Yes, "oxymora" is plural for "oxymoron," but if you want to spell or say "oxymorons," be my guest. An oxymoron is always made either of two seemingly contradictory words (Athletic Scholarship) or a single, self-contradictory compound word (Monopoly, which means "single many"). If you find a complete sentence or longer phrase that seems oxymoronic, ("Back to the Future," for example) it's not an oxymoron; it's a paradox, which is explained on another page. ("Past Future" would be an oxymoron; "Future ahead" and "Past behind" would be redundancies.)
The oxymora that we find on their own, rather than in a context of, say, a poem, are unified pairs of words. We're all familiar with "jumbo shrimp," for example. We have a self-contained, two-word contradiction. Shrimp are shrimpy; how can they be "jumbo"? But we enjoy puzzling over these word pairs, even when we realize that some shrimp are larger than others, and it's logical for the larger ones to be considered "jumbo" by comparison to the "normal" ones. And that's the other fun thing about oxymora: While they have a paradoxical element, that paradox can be resolved, usually (certainly not always) by understanding that one word in the pair is a pun. "Anxious patient" is a good example. These two words seem contradictory because one cannot be "nervously calm." When we realize that "patient" need not refer to a state of mind, but to a person, then the tenuous contradictory element dissipates. In the four columns below are some of the more popular oxymora that you'll find floating around the internet. Read them over and have fun. Then below the list of oxymora is a poem that makes extensive use of oxymora; see how many you can identify.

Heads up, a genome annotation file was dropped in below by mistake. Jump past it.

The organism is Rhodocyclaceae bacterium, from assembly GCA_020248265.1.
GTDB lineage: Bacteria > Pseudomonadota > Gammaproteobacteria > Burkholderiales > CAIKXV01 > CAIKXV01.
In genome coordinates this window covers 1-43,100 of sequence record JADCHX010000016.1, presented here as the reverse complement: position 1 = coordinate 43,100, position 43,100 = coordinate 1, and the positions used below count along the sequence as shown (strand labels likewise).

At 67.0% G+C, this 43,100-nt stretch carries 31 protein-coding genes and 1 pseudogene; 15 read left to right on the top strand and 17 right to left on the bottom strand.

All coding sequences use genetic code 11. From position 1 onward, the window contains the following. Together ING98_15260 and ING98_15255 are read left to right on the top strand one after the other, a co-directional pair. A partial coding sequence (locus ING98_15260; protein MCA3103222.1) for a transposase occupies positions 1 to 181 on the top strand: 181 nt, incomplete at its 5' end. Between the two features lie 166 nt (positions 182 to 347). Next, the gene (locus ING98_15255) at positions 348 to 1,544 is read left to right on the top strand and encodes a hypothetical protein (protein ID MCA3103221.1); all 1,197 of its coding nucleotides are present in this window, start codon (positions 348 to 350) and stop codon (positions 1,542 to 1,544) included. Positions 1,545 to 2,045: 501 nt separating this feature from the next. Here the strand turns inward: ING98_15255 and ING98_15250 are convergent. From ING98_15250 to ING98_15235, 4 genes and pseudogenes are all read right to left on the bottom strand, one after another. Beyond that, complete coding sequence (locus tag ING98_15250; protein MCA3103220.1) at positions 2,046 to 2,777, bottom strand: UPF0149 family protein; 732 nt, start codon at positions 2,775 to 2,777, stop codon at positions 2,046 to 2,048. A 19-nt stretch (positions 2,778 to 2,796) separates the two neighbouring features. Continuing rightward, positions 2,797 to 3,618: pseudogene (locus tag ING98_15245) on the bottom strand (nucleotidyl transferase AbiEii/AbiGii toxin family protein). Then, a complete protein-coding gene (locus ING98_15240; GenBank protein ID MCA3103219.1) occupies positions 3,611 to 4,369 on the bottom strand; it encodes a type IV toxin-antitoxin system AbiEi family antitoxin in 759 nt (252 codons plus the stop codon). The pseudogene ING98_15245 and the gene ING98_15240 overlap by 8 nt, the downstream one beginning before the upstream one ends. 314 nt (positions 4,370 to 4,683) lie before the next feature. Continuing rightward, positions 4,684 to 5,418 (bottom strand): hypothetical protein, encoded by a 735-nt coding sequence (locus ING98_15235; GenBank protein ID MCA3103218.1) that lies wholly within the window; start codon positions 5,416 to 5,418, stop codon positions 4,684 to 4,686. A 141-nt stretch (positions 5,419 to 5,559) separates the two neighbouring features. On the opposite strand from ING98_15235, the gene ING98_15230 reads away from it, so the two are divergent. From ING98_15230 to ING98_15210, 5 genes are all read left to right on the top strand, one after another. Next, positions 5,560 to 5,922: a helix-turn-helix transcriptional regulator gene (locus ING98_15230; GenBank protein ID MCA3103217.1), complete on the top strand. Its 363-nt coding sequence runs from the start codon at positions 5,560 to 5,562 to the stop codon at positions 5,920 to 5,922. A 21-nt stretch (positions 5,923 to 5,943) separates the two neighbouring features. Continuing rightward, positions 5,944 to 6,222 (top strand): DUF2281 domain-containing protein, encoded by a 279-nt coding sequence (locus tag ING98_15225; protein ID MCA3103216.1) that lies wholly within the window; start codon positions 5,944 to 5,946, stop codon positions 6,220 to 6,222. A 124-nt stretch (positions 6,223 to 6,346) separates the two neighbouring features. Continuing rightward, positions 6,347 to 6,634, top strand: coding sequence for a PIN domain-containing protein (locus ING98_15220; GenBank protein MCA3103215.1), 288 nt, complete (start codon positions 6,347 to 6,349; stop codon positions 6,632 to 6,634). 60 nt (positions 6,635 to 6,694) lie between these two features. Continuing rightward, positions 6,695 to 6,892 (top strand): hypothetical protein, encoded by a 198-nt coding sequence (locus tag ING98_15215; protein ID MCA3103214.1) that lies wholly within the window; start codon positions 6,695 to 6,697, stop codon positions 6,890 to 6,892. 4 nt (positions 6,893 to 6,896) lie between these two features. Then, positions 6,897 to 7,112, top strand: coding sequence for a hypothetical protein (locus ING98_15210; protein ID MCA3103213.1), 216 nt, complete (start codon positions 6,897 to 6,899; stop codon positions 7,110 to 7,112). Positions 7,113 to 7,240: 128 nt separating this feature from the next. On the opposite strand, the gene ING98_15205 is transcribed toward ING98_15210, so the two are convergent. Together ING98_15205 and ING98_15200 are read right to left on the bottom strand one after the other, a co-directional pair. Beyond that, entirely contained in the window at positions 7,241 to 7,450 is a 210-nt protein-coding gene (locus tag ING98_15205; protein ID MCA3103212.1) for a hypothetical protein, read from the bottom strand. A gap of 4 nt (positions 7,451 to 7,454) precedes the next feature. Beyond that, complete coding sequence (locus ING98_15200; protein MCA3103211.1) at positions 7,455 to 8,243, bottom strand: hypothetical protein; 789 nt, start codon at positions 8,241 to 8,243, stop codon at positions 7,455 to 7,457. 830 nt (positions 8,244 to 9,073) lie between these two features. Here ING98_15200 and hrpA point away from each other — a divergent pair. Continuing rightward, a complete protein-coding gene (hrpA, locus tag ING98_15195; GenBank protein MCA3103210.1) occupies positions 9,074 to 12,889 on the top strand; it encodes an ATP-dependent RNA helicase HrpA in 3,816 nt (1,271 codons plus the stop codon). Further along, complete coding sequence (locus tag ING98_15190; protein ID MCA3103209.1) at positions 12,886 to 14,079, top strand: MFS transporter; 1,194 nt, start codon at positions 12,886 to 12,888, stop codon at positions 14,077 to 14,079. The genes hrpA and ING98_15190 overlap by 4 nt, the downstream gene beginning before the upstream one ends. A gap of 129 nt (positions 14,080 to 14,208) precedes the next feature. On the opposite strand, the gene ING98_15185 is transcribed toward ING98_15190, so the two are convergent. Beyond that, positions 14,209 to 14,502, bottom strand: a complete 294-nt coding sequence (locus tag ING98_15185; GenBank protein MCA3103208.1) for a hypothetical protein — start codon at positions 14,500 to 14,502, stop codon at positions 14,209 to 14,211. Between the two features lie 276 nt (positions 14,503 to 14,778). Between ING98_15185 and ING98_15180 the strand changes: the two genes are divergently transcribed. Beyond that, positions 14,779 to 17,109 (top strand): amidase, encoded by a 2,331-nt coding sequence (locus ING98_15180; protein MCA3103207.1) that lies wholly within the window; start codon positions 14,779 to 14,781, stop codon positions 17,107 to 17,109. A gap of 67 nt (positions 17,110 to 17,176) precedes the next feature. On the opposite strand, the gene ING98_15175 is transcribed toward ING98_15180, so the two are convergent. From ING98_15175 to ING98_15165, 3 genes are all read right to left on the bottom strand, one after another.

Usually, an oxymoron lifted from the context of a poem seems a bit lame by comparison to any in the list above, and I'm not sure why. Perhaps you can figure it out after you read "Love's First Kiss at Parting" by Robert Burns (1759-1795) below:
Love's First Kiss at Parting
Humid seal of soft affections,
Tenderest pledge of future bliss,
Dearest tie of young connections,
Love's first snowdrop, virgin kiss!
Speaking silence, dumb confession,
Passion's birth and infant's play.
Dove-like fondness, chaste concession,
Glowing dawn on future day!
Sorrowing joy, adieu's last action,
(Lingering lips must now disjoin);
What words can ever speak affection
So thrilling and sincere as thine?
Answers: "Humid seal" (line 1) "snowdrop" (line 4) "virgin kiss" (line 4) "Speaking silence" (line 5) "dumb confession" (line 5) "chaste concession" (line 7) "Sorrowing joy" (line 9) Note, also, that the two oxymora in line 5 are, themselves, self contradictory.
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